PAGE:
When discussing safety and overtraining/overuse issues a good place to start would be to look at risk factors. Understanding risk factors and controlling stressors will help improve safety.


  • Prior injury is a strong predictor of future overuse injury.
  • Overuse injuries may be more likely to occur during the adolescent growth spurt.
    1. Skeletally immature athletes in a rapid phase of growth are less resistant to tensile, shear, and compressive forces than either mature bone or more immature prepubescent bone.
    2. Decrease in age-adjusted bone mineral density that occurs before peak height velocity.
  • Other factors that may contribute:
    1. A relative lack of lean tissue mass, an increase in joint hypermobility, and imbalances in growth and strength.
    2. A history of amenorrhea is a significant risk factor for stress fractures.
  • Higher training volumes have consistently been shown to increase the risk of overuse injury in multiple sports.
  • Other factors that may contribute to overuse injury but lack clinical data include:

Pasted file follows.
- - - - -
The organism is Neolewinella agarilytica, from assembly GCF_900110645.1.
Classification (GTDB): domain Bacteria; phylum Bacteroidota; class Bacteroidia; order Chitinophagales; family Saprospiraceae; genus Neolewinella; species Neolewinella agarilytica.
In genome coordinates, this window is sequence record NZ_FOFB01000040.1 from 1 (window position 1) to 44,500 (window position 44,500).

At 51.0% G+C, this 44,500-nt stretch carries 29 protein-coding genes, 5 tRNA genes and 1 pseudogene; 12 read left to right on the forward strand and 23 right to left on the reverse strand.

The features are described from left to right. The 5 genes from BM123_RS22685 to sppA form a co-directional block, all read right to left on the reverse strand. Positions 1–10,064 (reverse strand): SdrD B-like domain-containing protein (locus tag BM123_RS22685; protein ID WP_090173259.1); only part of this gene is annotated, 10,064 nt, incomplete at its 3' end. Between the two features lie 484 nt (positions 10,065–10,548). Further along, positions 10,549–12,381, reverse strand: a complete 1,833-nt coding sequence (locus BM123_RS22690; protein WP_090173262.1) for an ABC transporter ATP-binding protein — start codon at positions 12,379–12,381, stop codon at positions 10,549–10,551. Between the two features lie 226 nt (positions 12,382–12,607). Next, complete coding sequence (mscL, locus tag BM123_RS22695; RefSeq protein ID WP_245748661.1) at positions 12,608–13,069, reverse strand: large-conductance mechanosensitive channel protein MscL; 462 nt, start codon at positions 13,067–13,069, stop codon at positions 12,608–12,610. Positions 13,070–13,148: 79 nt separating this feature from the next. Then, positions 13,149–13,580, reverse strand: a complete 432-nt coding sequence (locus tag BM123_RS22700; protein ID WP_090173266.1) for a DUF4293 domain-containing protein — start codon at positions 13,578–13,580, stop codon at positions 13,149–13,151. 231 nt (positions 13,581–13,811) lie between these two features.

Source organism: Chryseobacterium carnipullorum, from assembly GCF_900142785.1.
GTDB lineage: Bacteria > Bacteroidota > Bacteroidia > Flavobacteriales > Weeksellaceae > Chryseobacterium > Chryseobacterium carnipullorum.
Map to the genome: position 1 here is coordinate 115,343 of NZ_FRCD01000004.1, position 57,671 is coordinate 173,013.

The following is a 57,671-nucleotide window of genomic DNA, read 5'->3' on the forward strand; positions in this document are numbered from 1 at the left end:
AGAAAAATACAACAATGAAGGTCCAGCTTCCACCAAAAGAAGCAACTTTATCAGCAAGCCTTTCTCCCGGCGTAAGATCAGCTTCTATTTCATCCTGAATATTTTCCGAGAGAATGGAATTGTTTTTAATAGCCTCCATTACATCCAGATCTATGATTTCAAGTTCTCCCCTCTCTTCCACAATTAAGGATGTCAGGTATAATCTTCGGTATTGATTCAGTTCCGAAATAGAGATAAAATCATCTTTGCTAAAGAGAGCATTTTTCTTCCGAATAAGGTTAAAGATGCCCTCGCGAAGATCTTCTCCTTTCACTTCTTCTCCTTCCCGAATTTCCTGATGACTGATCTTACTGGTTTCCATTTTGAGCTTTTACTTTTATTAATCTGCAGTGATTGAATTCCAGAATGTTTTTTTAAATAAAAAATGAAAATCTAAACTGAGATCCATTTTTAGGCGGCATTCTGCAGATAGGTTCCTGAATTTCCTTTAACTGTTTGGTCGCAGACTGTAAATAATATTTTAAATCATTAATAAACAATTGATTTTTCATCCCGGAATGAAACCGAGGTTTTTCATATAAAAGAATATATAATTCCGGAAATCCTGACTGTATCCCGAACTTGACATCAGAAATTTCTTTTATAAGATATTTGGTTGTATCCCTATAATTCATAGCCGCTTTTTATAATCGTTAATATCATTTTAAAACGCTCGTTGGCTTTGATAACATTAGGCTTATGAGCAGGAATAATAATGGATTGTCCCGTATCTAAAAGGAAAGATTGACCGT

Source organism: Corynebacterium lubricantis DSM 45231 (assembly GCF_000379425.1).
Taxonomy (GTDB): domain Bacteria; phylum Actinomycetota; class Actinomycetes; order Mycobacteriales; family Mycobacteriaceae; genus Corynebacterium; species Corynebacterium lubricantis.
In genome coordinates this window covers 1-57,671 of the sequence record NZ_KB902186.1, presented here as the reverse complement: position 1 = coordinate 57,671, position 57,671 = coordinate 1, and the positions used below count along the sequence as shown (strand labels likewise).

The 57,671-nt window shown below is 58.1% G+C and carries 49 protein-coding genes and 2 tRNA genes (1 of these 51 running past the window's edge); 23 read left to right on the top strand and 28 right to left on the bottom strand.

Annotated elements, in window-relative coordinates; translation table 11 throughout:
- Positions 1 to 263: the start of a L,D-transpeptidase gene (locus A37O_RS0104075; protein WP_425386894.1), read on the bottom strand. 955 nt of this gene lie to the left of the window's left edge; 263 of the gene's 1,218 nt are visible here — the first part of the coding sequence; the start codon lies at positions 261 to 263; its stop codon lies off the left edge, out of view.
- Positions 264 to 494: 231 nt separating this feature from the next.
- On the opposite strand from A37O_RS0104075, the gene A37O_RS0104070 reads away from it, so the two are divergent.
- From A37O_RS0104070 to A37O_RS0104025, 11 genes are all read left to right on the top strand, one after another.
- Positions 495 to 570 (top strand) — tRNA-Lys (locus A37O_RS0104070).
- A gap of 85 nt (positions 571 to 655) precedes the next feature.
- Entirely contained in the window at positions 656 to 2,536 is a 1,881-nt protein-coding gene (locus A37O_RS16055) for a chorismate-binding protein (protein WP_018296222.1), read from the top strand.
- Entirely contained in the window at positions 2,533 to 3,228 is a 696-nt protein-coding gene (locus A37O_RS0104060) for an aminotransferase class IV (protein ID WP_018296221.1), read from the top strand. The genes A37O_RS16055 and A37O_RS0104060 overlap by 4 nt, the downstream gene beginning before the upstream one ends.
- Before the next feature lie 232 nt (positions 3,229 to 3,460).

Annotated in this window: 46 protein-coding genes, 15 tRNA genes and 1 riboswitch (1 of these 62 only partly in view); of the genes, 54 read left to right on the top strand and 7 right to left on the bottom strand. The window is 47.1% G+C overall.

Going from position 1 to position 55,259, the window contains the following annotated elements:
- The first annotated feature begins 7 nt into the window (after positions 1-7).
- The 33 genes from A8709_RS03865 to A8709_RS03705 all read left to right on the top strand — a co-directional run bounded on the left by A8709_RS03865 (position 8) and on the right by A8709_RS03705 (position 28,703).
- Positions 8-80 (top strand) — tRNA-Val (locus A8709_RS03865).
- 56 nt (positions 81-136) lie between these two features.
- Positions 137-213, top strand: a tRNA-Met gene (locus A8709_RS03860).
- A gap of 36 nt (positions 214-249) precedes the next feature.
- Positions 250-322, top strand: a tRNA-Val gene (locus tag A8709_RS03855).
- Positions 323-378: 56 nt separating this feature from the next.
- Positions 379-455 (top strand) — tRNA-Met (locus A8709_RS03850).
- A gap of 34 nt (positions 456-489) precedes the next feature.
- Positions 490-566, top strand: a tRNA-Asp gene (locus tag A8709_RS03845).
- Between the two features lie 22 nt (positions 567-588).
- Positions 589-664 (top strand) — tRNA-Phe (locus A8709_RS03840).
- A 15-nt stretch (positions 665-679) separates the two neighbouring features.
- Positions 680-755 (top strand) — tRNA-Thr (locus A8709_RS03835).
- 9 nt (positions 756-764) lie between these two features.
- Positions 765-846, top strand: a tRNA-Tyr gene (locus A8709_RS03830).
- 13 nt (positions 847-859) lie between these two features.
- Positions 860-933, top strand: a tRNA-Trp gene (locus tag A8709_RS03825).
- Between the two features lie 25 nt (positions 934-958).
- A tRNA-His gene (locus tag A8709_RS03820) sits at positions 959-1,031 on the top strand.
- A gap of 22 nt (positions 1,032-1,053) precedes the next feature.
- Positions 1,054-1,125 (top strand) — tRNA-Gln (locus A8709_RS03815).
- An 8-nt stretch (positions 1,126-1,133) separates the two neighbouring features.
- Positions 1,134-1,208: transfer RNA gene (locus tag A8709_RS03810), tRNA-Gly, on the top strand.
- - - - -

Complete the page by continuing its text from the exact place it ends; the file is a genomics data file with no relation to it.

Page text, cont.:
1. Overscheduling, such as multiple competitive events in the same day or over several consecutive days. This factor may be better considered as a marker for a high ratio of work/recovery.
    2. Readiness for participation/development/competition.
    3. Sport Specialization.

Reliable and valid testing conducted at appropriate times can indicate performance issues related to overuse/overtraining issues and help  improve methodology.

Next post – A deeper look at these factors.


Step One – Safety


Let’s take a look at probably the most important consideration in youth sports – safety